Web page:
Modern Stamp Design Techniques

The artistry of postage stamp design has certainly gone through many evolutionary changes over the last two centuries.  What began with mere text and numerals became portraits and reproductions of famous paintings and photographs.  Today we see a wide range of bold artwork and design elements such as holographic imagery and embossed lettering.

Of course, the available production equipment determines what can be achieved in final designs.  What used to require manual printing presses now utilizes more automated machinery.  Today, with the aid of computerized equipment, more minute details can be reproduced on the tiny canvas that is the final postage stamp.

some artists achieve results the old fashioned way

With all the advances in design and production equipment, one would think that all modern postage stamp design techniques involve specialized graphic design software.  However, some amazing artists choose to produce their artwork the old fashioned way–with some modern twists.  And the results are truly awesome.  Stuart McLachlan is one such artist.

Mr. McLachlan has mastered and made famous the art technique known as “paper-cut”.  His artwork featured in Australia’s 2016 Christmas Stamp series shows the elegance of paper-cut artwork.  I do a little computer graphic work here and there.  So, at first glance, I thought the designs shown above were computer generated.  Yet somehow they seemed more lifelike…had more depth.

his effect is much more realistic

As I read the article on the Australia Post Web site about Stuart McLachlan’s paper-cut Christmas Stamps, I was truly amazed at how these designs were created.  See, most computer graphic designs that attempt to display depth involve shadowing behind an object.  Likewise an embossed “feel” is often created with mathematically generated shadowing around areas intended to appear raised or textured.  McLachlan’s work clearly doesn’t have this; yet his effect is much more realistic.  (See the Australia Post site link above for larger images which show the texture in more detail)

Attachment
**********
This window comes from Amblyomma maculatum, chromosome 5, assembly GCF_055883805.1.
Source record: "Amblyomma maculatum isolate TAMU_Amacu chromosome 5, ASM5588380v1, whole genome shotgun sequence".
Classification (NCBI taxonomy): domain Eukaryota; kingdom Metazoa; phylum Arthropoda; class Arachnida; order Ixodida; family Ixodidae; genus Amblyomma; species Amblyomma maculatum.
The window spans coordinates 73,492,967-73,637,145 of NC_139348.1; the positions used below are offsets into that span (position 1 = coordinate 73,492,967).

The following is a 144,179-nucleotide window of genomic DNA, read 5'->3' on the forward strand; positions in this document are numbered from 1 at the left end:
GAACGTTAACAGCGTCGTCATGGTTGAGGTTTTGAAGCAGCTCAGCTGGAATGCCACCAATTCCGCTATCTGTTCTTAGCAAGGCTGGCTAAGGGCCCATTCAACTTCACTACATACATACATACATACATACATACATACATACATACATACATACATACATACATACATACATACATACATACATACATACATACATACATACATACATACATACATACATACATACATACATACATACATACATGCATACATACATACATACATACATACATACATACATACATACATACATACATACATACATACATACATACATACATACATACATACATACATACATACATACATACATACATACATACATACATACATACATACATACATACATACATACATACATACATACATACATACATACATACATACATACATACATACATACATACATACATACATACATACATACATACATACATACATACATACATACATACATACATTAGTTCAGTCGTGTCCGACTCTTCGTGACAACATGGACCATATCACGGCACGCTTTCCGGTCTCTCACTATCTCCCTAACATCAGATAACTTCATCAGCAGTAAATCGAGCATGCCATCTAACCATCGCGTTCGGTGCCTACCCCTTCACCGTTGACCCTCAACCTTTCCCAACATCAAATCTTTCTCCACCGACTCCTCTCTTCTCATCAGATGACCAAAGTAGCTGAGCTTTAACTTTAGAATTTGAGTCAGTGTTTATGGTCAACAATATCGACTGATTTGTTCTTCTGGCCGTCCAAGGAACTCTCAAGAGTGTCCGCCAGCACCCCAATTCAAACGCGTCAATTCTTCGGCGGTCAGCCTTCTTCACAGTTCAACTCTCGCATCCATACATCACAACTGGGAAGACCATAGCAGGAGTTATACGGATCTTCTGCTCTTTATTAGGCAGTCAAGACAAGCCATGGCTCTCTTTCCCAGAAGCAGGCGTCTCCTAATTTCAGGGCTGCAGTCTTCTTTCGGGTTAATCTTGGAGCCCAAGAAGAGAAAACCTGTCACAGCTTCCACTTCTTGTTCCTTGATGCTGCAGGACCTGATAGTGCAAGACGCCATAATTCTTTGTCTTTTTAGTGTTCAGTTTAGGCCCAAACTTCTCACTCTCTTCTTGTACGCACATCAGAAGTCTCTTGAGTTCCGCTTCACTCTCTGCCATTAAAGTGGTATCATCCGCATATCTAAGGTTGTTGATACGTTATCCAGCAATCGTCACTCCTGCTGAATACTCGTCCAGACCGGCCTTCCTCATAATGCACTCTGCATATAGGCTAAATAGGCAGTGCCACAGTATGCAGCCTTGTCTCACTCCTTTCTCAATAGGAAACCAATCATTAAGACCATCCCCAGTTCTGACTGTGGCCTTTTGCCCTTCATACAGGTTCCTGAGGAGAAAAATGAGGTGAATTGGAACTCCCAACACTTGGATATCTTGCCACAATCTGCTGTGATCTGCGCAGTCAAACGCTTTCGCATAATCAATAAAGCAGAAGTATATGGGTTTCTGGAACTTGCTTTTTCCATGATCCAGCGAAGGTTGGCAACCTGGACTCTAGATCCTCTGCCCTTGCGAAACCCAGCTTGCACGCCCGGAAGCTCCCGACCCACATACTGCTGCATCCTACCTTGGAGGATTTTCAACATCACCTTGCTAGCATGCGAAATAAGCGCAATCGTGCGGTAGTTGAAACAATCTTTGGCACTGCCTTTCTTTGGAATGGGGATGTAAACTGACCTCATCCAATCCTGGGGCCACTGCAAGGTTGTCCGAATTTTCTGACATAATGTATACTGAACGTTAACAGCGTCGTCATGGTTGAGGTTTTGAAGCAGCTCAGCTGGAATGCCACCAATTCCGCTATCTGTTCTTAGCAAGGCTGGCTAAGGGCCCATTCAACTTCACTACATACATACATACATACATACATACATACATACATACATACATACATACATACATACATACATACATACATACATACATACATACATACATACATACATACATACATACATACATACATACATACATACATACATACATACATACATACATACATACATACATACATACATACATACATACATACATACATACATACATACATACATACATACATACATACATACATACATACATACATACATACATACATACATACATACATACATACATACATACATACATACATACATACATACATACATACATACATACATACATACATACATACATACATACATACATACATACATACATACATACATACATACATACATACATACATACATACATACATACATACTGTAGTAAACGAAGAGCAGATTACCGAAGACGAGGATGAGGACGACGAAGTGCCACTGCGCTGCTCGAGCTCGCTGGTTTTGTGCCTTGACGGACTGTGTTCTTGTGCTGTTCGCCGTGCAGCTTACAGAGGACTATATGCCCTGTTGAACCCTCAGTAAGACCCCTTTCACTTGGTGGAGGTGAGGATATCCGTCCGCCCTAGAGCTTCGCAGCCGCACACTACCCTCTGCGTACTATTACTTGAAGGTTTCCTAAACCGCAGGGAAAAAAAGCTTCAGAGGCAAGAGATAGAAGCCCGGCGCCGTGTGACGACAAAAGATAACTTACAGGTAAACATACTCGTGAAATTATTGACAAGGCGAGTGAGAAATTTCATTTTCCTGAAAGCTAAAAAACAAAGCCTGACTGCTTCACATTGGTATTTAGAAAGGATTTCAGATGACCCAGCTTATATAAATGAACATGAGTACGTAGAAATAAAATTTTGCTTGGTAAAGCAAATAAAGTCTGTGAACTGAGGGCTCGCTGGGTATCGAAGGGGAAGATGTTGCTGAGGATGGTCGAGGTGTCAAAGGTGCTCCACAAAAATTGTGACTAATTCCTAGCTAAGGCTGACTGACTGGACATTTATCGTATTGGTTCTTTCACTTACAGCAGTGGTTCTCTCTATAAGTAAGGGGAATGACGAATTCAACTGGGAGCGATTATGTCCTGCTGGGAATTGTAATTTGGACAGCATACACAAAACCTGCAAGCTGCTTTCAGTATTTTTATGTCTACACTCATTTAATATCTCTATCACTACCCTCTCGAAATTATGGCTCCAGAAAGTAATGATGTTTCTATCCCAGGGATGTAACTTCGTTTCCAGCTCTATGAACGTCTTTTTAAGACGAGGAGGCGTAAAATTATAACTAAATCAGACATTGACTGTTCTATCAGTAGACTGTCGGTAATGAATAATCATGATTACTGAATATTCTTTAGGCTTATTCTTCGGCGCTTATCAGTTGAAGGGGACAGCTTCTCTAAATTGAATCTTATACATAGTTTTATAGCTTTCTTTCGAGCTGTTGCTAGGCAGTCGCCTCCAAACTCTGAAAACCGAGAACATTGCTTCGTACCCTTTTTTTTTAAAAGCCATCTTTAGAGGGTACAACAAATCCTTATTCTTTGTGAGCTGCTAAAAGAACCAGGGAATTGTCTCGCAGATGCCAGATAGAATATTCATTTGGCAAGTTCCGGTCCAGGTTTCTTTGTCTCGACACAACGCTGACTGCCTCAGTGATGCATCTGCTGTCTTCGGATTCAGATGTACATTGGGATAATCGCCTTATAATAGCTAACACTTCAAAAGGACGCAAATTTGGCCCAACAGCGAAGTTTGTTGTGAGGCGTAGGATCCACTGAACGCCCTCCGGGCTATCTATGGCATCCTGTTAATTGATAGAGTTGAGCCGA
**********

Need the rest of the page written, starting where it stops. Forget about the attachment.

the results speak for themselves

So how does Stuart pull this off?  Well, it’s not with computer software.  Instead, McLachlan’s paper-cut designs are achieved with wire, water color paper, an Xacto knife, a camera, some lighting, and many hours of effort.  The only parts of the process that involve software are final coloring and conversion to digital artwork for reproduction.  If I had to paraphrase the technique as I now understand it, I’d say that the procedure is like photographing a diorama containing only silhouette figures and objects.  He cuts the silhouette figures by hand.  The entire process is manual, by-hand, work.  And the results speak for themselves.

Why does it look so real?  Because it is!  Each figure and object is cut by hand, hung by wire in proportional distance from the rest, and photographed as a group scene.  Clearly, smarter use of old-fashioned tools mixed with a passion for beauty can result in truly amazing artwork.